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Volume 8 - Opinions of Counsel SBEA No. 53

Opinions of Counsel index

Taxes (levy for county purposes) (second or supplemental levy) - County Law, § 360; Municipal Home Rule Law, §§ 10, 34; Real Property Tax Law, §§ 900, 1335:

Counties have no general statutory authority to impose a second or supplemental tax levy in one fiscal year.

The power of taxation is an essential and inherent attribute of sovereignty, belonging as a matter of right to every independent government (Cooley Taxation, v.l, §37 (4th ed., 1924)). In County Securities v. Seacord, 278 N.Y. 34, 15 N.E.2d 179 (1938), the Court of Appeals held that the power of taxation is a State function. The delegation of any part of that power to a subdivision of the State must be made in express terms: “It cannot be inferred.” (278 N.Y. at 37). The same Court has stated that it “is axiomatic that local governmental units are creations of, and exercise only those powers delegated to them by, the State” (Seaman v. Fedourich, 16 N.Y.2d 94, at 101, 209 N.E.2d 778, 262 N.Y.S.2d 444, at 449 (1965)).

The State Legislature may delegate its taxing power to local governments in the manner prescribed by the State Constitution. Where the Legislature does so, any taxes imposed must conform to the authorization conferred. If a local taxing act exceeds that authority, it is invalid (58 N.Y.Jur. (Rev.), “Taxation”, §16 (1977) and the cases cited therein, including United States Steel Corp. v. Gerosa, 7 N.Y.2d 454, 166 N.E.2d 489, 199 N.Y.S.2d 475 (1960)). In City of Buffalo v. Cargill, Inc., 44 N.Y.2d 7, 374 N.E.2d 372, 403 N.Y.S.2d 473 (1978), the Court of Appeals reaffirmed this position stating:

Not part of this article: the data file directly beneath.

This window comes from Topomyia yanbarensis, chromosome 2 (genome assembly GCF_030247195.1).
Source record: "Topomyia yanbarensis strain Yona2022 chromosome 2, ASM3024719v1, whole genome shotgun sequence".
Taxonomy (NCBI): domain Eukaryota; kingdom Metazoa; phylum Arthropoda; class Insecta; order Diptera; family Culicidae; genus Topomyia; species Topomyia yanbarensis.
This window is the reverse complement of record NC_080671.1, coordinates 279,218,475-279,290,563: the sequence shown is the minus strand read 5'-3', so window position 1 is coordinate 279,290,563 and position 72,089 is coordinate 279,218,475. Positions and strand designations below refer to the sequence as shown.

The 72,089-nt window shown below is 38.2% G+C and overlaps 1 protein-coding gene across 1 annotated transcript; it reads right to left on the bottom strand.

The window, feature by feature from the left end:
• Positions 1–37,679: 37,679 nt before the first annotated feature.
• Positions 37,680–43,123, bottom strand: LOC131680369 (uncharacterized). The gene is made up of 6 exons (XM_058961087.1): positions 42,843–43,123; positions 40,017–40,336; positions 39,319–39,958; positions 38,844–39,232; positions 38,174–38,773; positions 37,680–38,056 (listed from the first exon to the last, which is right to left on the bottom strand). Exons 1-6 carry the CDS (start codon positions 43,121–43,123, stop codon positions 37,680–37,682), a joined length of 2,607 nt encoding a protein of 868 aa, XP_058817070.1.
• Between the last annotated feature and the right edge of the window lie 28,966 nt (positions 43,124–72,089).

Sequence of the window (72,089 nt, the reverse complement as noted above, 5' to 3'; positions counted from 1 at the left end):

[t]he tax laws are creatures of the Legislature and changes in these laws or the establishment of specific rights under these laws may not be inferred but must be made in clear and express terms (citations omitted]. (403 N.Y.S.2d, at 478).

That delegated authority with regard to the calculation and levy of county taxes can be found in the County Law, Article 7, and in the Real Property Tax Law, Article 9.

The County Law establishes a January 1 through December 31 fiscal year (§352). Budgets are to be established pursuant to sections 353 through 360, with a final budget adopted “not later than December [20th]” (§360(2)). Section 360 further provides that when the “appropriation resolution” is passed, “the board of supervisors shall provide for the raising of ... taxes required by such budget in the manner and within the time prescribed by law.”

Real property taxes are levied and extended by the county legislative body {*} pursuant to the provisions of Real Property Tax Law, section 900. Provisions for the annexation or filing of the warrant and for the tax roll are included in section 904 of the Real Property Tax Law.